Reneé V. Wallace
Natural tensions exist among people who have diverse experiences in the systems where they work and in the communities where they live. As we design projects and initiatives to address the urgent, wicked challenges facing our cities and communities, particularly those in urban areas with high minority populations, it is imperative that we acknowledge and discuss these tensions through what I call “real conversations”. Real conversations go beyond the surface, revealing and interrogating assumptions and power dynamics, moving through discomfort and inconvenience to inform the design of projects and initiatives.
Facilitating “strategic engagement” of key project stakeholders through real conversations requires being open and vulnerable when making decisions about essential aspects of the project or initiative. It requires care in deciding who initiates and who leads, and the distribution of power, as well as who is on the core team and how they contribute. Conversations for the selection of methods used to engage advisors, decision-makers, those who must carry out the actual work, and those most impacted are essential. These conversations impact decisions about what products and services are developed, how they are prioritized, when they are disseminated, and who “owns” them. Finally, some of the most critical conversations are about how financial resources are allocated and managed and how all key project stakeholders are compensated. Having these in-depth, real conversations requires taking adequate time before projects are launched and sustaining them throughout the project. Real conversations can help lead to a deeper shared understanding of these essential elements, to more effective project implementation, and ultimately to more viable solutions to manage urgent, wicked challenges.
Audience participants are briefed on two case studies, one academic-led and one municipal-led, and the conversations that were held—each project incorporated community leadership, participatory methods, and the centring of equity. Participants are then be engaged in exploring how the presence and absence of “real conversations” impacted project design and outcomes and what could have been done differently.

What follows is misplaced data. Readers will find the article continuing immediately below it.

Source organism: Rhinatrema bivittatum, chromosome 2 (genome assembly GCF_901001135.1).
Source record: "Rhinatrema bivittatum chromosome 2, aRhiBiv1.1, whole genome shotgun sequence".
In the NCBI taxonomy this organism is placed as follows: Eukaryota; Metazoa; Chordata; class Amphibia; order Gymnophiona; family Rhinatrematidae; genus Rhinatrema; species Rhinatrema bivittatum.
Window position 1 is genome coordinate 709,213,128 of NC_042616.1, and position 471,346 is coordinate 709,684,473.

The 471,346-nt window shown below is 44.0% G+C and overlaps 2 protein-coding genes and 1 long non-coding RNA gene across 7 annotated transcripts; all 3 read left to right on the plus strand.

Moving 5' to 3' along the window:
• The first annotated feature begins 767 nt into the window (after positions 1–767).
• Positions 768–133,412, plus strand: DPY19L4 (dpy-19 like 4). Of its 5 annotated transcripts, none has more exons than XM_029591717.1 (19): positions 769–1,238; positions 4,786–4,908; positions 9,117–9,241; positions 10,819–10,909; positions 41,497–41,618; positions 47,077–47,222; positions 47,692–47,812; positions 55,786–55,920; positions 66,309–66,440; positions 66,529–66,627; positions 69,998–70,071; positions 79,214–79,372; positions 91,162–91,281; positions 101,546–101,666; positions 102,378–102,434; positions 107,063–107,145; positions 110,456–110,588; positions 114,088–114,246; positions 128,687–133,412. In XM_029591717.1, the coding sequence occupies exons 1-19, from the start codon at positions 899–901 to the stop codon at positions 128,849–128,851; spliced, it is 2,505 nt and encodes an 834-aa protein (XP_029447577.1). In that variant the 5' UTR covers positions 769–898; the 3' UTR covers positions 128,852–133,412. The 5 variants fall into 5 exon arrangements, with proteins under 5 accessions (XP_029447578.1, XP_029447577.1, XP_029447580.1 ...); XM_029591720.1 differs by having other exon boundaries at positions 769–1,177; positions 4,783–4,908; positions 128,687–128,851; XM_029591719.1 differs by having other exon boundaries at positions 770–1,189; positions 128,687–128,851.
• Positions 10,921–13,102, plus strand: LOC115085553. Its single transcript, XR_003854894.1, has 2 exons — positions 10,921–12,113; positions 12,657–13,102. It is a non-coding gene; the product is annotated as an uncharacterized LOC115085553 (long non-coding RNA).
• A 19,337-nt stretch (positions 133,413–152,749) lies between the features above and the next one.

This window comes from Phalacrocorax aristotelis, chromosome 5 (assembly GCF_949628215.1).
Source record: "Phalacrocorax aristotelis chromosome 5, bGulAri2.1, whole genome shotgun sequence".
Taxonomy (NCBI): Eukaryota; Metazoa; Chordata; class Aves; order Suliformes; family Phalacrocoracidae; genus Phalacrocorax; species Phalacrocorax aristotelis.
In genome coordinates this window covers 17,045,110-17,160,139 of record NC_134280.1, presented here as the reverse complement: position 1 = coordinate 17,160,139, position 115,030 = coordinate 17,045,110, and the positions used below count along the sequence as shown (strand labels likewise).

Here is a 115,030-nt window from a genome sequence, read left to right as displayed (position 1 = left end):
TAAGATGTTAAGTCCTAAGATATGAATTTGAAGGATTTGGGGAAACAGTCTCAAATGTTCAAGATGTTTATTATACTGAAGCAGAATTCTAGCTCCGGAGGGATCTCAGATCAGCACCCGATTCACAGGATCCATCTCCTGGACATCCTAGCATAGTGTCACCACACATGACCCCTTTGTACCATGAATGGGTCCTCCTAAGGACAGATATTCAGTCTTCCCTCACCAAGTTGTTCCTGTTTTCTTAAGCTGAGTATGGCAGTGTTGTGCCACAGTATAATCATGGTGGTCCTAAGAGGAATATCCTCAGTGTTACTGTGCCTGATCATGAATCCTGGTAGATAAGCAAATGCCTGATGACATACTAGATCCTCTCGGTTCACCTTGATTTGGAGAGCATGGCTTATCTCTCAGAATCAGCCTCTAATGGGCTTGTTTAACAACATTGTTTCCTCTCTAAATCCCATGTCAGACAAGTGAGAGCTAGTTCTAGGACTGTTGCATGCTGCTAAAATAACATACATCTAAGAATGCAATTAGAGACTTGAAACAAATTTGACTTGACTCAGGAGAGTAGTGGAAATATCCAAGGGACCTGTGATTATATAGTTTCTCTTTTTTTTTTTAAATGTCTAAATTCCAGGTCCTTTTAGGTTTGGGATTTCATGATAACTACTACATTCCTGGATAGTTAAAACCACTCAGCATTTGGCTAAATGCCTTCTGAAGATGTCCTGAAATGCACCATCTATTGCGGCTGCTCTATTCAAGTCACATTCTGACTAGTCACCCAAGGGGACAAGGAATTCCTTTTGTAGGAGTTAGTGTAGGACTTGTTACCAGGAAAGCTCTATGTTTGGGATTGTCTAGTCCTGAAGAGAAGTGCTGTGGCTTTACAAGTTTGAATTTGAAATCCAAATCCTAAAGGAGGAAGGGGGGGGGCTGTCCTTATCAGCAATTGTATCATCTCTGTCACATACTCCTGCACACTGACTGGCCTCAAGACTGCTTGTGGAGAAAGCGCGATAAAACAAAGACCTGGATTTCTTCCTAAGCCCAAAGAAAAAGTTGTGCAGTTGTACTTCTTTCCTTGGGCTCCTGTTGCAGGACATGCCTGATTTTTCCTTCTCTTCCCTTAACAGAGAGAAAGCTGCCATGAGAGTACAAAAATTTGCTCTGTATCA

KEYWORDS: strategic engagement, conversation, design, tension, systems, power dynamics, decisions
Reneé V. Wallace has the privilege of leading three entrepreneurial entities: Doers Edge LLC (CEO), FoodPLUS Detroit (Executive Director), and ReMark Composting Solutions (Co-Founder & CEO/President). She has been a facilitative leader, business consultant, and coach for over three decades, specializing in the development of strategic engagement and execution systems for industry and community-based organizations. Reneé is committed to advancing community-university collaboratives and equitable participation of community leaders and residents in informing change that transforms their communities. Her work includes facilitating the engagement of leaders and stakeholders from public, private, academic, and community spheres with diverse roles, experiences, and perspectives.
Reneé served in efforts that engaged the Detroit public in informing two food system policy changes to date (Urban Ag ordinance passed in 2013, Urban Livestock ordinance in process), and is currently engaging community practitioners in pilot projects to inform policy change to allow diversion of food waste for composting, with a focus on community-based, community-scale systems. She also facilitated engagement of 13 citizen leaders as an advisory council in the development of Detroit’s Climate Strategy and is supporting their transition to a Climate Equity Leadership Council that will refine, innovate, and implement the strategy.
Reneé is a Michigan State University (MSU) community partner and her first major engagement involved being co-developer of the community track for the inaugural MSU Innovations in Collaborative Modeling conference, to which she recruited and engaged 24 Detroit participants. For the last five years, she has served as the Process Monitor on the MSU participatory modelling team researching and modelling the Food System in Flint, Michigan. She works globally and is headquartered in Detroit, MI.